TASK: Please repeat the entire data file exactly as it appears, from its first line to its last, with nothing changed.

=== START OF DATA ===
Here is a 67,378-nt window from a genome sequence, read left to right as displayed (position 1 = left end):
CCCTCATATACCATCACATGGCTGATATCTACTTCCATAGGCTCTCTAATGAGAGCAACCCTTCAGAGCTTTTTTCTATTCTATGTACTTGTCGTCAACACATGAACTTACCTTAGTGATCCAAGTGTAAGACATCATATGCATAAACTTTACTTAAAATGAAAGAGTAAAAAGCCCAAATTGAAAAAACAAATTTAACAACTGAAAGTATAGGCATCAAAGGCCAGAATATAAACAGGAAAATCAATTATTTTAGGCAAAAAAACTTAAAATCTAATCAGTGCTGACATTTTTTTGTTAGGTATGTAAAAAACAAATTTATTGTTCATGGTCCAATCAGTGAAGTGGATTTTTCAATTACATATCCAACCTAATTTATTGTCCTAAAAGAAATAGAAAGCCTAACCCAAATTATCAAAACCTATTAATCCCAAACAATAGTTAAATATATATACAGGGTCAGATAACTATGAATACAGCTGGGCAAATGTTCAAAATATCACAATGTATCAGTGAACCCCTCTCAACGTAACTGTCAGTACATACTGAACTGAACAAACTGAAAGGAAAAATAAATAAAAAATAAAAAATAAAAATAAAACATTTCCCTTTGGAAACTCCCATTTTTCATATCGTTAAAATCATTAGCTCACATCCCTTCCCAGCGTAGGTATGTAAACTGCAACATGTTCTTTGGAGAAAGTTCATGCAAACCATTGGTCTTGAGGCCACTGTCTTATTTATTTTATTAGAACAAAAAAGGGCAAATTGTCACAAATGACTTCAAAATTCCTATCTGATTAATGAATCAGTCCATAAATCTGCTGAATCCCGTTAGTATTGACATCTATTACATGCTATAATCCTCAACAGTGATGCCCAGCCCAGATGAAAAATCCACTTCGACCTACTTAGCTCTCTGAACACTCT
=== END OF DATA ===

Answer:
Here is a 67,378-nt window from a genome sequence, read left to right as displayed (position 1 = left end):
CCCTCATATACCATCACATGGCTGATATCTACTTCCATAGGCTCTCTAATGAGAGCAACCCTTCAGAGCTTTTTTCTATTCTATGTACTTGTCGTCAACACATGAACTTACCTTAGTGATCCAAGTGTAAGACATCATATGCATAAACTTTACTTAAAATGAAAGAGTAAAAAGCCCAAATTGAAAAAACAAATTTAACAACTGAAAGTATAGGCATCAAAGGCCAGAATATAAACAGGAAAATCAATTATTTTAGGCAAAAAAACTTAAAATCTAATCAGTGCTGACATTTTTTTGTTAGGTATGTAAAAAACAAATTTATTGTTCATGGTCCAATCAGTGAAGTGGATTTTTCAATTACATATCCAACCTAATTTATTGTCCTAAAAGAAATAGAAAGCCTAACCCAAATTATCAAAACCTATTAATCCCAAACAATAGTTAAATATATATACAGGGTCAGATAACTATGAATACAGCTGGGCAAATGTTCAAAATATCACAATGTATCAGTGAACCCCTCTCAACGTAACTGTCAGTACATACTGAACTGAACAAACTGAAAGGAAAAATAAATAAAAAATAAAAAATAAAAATAAAACATTTCCCTTTGGAAACTCCCATTTTTCATATCGTTAAAATCATTAGCTCACATCCCTTCCCAGCGTAGGTATGTAAACTGCAACATGTTCTTTGGAGAAAGTTCATGCAAACCATTGGTCTTGAGGCCACTGTCTTATTTATTTTATTAGAACAAAAAAGGGCAAATTGTCACAAATGACTTCAAAATTCCTATCTGATTAATGAATCAGTCCATAAATCTGCTGAATCCCGTTAGTATTGACATCTATTACATGCTATAATCCTCAACAGTGATGCCCAGCCCAGATGAAAAATCCACTTCGACCTACTTAGCTCTCTGAACACTCT